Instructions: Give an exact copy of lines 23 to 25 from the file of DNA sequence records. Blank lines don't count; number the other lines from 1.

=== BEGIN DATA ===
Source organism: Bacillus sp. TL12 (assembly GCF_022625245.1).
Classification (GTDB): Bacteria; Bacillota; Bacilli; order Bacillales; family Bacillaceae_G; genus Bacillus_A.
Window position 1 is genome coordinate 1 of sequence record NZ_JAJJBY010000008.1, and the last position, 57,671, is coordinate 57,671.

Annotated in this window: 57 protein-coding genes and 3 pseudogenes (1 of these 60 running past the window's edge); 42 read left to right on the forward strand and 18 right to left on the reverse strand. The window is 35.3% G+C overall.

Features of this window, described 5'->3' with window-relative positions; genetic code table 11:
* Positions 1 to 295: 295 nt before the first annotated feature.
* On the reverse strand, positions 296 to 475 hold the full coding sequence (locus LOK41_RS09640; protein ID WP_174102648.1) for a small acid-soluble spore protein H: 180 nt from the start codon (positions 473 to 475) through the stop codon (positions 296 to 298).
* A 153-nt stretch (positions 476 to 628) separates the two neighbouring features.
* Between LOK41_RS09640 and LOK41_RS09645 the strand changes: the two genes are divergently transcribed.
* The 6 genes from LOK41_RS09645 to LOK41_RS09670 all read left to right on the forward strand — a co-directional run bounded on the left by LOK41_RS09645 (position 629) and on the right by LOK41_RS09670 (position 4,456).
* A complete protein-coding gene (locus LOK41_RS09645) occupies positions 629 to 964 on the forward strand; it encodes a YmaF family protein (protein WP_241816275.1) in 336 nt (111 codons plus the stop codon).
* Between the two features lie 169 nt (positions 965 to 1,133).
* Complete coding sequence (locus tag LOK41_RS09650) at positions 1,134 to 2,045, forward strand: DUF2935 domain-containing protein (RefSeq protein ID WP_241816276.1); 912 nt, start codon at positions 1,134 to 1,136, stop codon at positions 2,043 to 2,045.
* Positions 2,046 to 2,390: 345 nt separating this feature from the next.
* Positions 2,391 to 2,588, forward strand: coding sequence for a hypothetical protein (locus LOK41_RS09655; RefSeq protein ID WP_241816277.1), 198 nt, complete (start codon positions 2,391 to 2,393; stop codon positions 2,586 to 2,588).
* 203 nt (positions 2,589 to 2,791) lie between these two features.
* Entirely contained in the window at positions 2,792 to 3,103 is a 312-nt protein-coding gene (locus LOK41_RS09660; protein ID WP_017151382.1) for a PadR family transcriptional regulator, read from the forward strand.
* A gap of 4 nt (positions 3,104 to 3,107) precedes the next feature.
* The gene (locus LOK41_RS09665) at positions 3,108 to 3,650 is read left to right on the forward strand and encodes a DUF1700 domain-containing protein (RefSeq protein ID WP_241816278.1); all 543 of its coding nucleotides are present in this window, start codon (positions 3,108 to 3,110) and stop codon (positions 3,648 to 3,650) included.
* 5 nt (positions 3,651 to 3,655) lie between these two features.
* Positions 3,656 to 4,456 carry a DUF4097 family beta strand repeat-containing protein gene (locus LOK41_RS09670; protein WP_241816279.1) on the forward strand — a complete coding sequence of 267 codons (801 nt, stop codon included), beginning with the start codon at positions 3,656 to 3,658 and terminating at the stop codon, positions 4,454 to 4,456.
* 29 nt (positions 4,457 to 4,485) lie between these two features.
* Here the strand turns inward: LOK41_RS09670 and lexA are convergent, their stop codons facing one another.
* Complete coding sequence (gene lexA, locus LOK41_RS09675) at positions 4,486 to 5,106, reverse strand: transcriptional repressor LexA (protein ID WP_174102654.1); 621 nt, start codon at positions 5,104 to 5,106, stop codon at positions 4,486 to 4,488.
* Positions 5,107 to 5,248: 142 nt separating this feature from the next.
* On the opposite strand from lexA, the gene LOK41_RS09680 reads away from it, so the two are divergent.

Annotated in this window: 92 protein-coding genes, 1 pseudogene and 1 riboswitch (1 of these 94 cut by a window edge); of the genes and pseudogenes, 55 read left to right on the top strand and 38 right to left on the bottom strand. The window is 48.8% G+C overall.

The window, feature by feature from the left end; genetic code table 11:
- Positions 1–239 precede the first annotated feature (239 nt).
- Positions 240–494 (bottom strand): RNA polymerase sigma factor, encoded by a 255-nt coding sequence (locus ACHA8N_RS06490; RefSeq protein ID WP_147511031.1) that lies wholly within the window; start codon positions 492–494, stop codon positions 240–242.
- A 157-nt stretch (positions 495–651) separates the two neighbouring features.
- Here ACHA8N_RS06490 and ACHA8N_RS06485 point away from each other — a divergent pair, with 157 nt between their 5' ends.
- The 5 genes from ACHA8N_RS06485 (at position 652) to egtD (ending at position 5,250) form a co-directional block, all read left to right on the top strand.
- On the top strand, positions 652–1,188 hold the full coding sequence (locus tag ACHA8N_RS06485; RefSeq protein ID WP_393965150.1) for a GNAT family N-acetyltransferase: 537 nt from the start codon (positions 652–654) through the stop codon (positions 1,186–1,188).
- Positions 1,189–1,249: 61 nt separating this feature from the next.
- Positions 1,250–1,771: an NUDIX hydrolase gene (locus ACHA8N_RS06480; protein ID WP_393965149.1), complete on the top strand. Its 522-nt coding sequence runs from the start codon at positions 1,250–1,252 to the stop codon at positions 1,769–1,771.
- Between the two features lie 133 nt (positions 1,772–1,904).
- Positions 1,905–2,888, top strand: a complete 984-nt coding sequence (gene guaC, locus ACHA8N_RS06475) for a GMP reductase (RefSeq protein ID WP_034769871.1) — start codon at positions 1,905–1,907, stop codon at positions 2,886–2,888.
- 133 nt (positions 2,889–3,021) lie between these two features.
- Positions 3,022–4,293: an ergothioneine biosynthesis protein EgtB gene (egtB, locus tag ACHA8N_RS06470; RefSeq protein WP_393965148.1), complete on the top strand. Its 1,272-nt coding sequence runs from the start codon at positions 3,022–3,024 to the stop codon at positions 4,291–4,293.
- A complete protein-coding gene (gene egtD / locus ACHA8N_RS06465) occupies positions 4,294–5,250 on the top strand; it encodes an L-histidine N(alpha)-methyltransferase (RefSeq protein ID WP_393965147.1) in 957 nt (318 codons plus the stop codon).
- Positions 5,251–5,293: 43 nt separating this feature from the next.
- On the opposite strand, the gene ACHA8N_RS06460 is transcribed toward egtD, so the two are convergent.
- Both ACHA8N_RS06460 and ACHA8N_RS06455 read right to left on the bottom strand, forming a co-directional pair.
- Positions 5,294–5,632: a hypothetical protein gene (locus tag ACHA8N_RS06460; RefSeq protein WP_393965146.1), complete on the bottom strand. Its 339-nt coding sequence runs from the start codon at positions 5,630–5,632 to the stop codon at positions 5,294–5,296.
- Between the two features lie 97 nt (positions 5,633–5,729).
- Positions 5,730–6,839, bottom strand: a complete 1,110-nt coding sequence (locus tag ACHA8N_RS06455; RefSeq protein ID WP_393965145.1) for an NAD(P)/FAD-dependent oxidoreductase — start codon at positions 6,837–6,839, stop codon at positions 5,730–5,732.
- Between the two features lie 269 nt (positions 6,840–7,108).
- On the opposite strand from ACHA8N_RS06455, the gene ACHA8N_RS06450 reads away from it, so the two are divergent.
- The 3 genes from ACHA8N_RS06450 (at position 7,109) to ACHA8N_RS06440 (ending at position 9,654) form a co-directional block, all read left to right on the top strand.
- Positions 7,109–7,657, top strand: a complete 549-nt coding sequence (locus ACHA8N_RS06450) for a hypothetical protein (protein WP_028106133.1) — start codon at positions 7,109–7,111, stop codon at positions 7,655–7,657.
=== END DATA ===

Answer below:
* Here the strand turns inward: LOK41_RS09670 and lexA are convergent, their stop codons facing one another.
* Complete coding sequence (gene lexA, locus LOK41_RS09675) at positions 4,486 to 5,106, reverse strand: transcriptional repressor LexA (protein ID WP_174102654.1); 621 nt, start codon at positions 5,104 to 5,106, stop codon at positions 4,486 to 4,488.
* Positions 5,107 to 5,248: 142 nt separating this feature from the next.